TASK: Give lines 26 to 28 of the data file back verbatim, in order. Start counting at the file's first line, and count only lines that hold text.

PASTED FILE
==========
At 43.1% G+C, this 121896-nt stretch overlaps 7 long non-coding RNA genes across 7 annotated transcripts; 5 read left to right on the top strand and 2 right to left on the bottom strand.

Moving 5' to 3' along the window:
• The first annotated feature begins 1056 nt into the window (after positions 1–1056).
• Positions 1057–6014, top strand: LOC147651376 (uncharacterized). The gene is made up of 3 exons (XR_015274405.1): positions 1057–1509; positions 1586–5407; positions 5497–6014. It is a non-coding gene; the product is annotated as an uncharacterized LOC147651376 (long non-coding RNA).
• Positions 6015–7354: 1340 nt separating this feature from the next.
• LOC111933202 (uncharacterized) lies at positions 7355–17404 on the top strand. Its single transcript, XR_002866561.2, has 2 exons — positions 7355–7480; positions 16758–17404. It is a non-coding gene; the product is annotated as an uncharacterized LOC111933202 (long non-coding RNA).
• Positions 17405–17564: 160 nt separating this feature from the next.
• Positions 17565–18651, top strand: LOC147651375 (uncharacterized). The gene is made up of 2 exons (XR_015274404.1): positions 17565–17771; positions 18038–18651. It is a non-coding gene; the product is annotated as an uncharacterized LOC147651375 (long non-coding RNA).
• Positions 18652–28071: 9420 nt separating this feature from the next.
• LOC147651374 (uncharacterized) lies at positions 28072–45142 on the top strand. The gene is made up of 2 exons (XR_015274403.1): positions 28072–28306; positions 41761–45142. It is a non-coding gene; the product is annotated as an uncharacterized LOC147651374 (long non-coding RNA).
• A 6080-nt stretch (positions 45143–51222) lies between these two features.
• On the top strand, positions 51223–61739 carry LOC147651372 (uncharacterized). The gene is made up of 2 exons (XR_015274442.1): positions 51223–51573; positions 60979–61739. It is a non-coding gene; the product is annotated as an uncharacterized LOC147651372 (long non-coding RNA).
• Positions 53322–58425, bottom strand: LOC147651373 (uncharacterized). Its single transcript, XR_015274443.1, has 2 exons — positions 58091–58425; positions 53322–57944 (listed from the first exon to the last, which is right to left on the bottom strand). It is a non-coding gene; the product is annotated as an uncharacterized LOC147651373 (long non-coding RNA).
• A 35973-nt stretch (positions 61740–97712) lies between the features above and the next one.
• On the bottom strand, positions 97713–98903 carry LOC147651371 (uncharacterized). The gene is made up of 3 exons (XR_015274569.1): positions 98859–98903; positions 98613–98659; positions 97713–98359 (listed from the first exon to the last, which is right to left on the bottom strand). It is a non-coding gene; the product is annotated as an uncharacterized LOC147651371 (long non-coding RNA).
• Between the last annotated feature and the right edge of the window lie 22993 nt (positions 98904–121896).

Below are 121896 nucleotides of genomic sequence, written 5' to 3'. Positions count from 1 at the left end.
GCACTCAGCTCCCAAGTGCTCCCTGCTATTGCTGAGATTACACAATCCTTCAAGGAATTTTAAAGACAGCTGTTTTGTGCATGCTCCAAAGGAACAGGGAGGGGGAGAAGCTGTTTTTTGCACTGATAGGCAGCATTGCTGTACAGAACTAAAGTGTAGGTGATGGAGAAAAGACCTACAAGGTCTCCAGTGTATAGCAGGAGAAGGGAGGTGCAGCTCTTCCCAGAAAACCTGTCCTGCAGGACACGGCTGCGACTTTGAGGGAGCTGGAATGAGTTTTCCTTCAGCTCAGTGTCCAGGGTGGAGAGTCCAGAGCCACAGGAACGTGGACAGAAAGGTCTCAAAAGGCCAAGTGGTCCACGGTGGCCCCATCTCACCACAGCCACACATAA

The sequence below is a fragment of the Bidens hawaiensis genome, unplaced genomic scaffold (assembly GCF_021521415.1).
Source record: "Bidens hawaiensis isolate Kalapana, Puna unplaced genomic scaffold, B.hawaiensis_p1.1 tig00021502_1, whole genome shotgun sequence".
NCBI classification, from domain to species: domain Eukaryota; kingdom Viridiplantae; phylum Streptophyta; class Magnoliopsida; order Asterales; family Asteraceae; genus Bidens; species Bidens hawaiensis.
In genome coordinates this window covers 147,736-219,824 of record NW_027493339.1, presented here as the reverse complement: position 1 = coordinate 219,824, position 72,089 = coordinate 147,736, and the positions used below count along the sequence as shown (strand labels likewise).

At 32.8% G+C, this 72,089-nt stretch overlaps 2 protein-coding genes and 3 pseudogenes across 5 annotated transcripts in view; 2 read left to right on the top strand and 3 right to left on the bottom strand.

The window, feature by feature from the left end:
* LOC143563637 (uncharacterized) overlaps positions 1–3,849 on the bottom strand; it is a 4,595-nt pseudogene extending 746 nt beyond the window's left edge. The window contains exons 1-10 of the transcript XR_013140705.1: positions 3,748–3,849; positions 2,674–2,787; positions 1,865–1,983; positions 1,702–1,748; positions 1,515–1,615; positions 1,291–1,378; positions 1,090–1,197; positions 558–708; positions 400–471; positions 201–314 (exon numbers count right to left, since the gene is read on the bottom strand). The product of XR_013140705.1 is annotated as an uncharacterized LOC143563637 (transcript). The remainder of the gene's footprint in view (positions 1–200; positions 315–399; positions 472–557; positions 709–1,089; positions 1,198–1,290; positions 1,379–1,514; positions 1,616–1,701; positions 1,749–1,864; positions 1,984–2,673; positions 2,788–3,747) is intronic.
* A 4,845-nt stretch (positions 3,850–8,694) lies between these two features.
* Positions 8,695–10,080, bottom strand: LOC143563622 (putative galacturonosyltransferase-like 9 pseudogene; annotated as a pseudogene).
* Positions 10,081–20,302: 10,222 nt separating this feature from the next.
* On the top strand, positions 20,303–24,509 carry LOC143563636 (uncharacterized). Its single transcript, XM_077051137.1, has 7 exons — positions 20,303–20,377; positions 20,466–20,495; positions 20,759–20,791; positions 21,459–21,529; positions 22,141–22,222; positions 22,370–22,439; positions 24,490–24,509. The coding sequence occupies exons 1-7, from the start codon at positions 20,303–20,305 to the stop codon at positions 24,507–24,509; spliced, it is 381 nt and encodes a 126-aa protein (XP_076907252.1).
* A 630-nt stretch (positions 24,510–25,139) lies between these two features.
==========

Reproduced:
* A 4,845-nt stretch (positions 3,850–8,694) lies between these two features.
* Positions 8,695–10,080, bottom strand: LOC143563622 (putative galacturonosyltransferase-like 9 pseudogene; annotated as a pseudogene).
* Positions 10,081–20,302: 10,222 nt separating this feature from the next.